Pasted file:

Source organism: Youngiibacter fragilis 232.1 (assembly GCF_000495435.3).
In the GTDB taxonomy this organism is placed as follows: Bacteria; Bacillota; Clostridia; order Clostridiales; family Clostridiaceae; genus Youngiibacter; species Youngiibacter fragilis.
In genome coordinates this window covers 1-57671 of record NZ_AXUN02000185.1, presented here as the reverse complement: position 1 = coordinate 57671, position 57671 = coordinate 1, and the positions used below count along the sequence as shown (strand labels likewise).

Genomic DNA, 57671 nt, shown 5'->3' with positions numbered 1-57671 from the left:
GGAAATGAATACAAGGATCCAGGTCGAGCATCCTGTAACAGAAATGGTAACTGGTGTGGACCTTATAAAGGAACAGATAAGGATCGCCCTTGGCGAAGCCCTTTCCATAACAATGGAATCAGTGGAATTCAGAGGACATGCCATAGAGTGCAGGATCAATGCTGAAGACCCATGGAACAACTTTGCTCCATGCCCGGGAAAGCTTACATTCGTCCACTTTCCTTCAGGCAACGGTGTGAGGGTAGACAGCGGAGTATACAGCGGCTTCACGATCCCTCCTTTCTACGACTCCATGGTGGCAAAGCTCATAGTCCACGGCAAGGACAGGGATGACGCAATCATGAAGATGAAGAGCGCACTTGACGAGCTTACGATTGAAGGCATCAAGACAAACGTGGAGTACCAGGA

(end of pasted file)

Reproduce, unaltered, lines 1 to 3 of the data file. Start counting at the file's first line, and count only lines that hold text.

Source organism: Youngiibacter fragilis 232.1 (assembly GCF_000495435.3).
In the GTDB taxonomy this organism is placed as follows: Bacteria; Bacillota; Clostridia; order Clostridiales; family Clostridiaceae; genus Youngiibacter; species Youngiibacter fragilis.
In genome coordinates this window covers 1-57671 of record NZ_AXUN02000185.1, presented here as the reverse complement: position 1 = coordinate 57671, position 57671 = coordinate 1, and the positions used below count along the sequence as shown (strand labels likewise).